Thailand: Japan courted for East-West Economic Corridor
Thailand is counting on Japan to play a bigger role not only in the country but also in Asean, asking the Japanese to join the development of a high-speed train network in the East-West Economic Corridor (EWEC).
Deputy Prime Minister Somkid Jatusripitak said Thailand is continuing its plan of developing the EWEC along with the Eastern Economic Corridor (EEC) and is confident that the two projects can complement each other and create higher trade and investment value.
“China has already started investing in a rail project to link southern China to Asean,” Mr Somkid said yesterday at a seminar titled “Thailand 4.0 Towards Connected Industries”. “It is now the appropriate time for Japan to lend support to developing the rail link from the east to the west of Asean.”
Some 600 Japanese investors at the seminar took part in celebrating 130 years of relations between Thailand and Japan.
Mr Somkid said the high-speed rail project will initially link the east side of Asean, starting from central Vietnam, to Laos, Thailand and Myanmar, eventually reaching India. The goal is to create greater economic value for the countries involved.
He said Japan has studied how the EWEC project can benefit Japanese investors in the region.
The EWEC will link Myawaddy, Myanmar with Tak and Mukdahan, proceeding to Savannakhet, Laos and Vietnam, passing millions of people along the route, before branching out to India.
“That will also help increase the number of consumers along the EWEC to over a billion people, including India and its neighbours, such as Bangladesh,” Mr Somkid said.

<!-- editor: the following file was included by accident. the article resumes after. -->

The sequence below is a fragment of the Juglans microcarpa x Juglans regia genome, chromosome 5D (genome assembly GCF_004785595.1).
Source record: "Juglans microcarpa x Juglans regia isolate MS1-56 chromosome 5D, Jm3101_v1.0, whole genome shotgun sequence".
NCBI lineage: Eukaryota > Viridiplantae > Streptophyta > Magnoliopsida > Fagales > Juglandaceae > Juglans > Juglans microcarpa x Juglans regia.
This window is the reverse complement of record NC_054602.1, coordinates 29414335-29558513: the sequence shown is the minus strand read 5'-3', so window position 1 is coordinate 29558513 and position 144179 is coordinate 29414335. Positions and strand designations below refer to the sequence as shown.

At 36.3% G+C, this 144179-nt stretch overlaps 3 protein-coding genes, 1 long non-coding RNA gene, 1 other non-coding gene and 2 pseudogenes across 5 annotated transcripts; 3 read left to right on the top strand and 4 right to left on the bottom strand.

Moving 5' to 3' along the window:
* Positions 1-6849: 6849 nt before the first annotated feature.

He said Japan has also started investing in developing land transport in the EWEC zone, with the development of rail systems helping lower logistics costs and benefiting the entire region.
The Thai government will link the EWEC to the EEC, further enhancing benefits beyond Thailand’s borders, Mr Somkid said.
He said work is being done to attract major Japanese investors to develop big data analytics systems in Thailand, particularly in the EEC, as the process will play a major role in supporting greater use of automation in the near future, when the country is set to transition to Thailand 4.0.
“It would be great if Japan would invest in big data analytics and help train Thais to have the same expertise,” Mr Somkid said.
Thailand also aims to team up with Japanese investors to expand business in Asean.
“This will help train Thai businesses to go abroad, having gained greater experiences from Japanese investors, while Thai investors will provide familiarity in the Asean region to help smooth business expansion,” he said.